Crop prices grew again in June
The price of wheat in Alberta has gone up every month for almost two years
By Rob Roach, ATB Economics 9 August 2022 1 min read
Wheat, canola and barely—Alberta’s three largest crops—continued to fetch record prices* in June.
Although smaller than the 7.8% increase in May, a tonne of Alberta wheat (excluding durum) was selling for $520.69 in June (+1.0%). This was the 22nd month in a row the price increased.
After edging down 0.4% in May, the price of a tonne of Alberta canola jumped 3.3% in June to hit a record high of $1,077.97.
Barley posted its 9th consecutive monthly increase, rising to $411.07 per tonne (+1.3%).
Averaged over the first half of the year, wheat prices were up 65.6% compared to the same period in 2021, canola prices were 58.2% higher and barley prices were 46.5% higher.
The key factors driving up the prices are recent droughts and the disruptive effects of the Russian invasion of Ukraine on the global food supply.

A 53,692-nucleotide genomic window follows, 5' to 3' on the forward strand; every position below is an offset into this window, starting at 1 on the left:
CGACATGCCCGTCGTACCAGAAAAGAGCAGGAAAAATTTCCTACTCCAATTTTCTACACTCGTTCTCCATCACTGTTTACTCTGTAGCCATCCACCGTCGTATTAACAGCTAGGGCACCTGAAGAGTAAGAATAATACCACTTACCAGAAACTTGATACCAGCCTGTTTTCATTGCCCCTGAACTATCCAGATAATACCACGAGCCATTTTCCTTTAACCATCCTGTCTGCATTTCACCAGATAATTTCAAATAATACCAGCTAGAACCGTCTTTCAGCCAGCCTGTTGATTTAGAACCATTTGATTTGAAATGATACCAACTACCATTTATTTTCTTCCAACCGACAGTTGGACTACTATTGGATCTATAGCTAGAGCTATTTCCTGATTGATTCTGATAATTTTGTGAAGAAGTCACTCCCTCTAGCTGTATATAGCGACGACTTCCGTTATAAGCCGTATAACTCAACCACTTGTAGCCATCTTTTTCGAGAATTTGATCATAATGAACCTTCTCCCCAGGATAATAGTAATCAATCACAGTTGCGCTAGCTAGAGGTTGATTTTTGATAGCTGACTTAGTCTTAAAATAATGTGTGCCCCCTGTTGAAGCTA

If more shipments of grain make it out of Ukraine (the first shipment of grain since the invasion began left Odessa on August 1) and better growing conditions boost crop production, we should see prices moderate over the second half of the year.
*Prices are collected at point of first transaction, where fees deducted before a producer is paid are excluded (for example, storage, transportation and administration costs), but any bonuses and premiums that can be attributed to specific commodities are included. Commodity-specific program payments are not included in the price.
Answer to the previous trivia question: Believe it or not, but yesterday was National Sneak Some Zucchini Onto Your Neighbour’s Porch Day!
Today’s trivia question: Approximately how many kilometres is Edmonton from Odessa?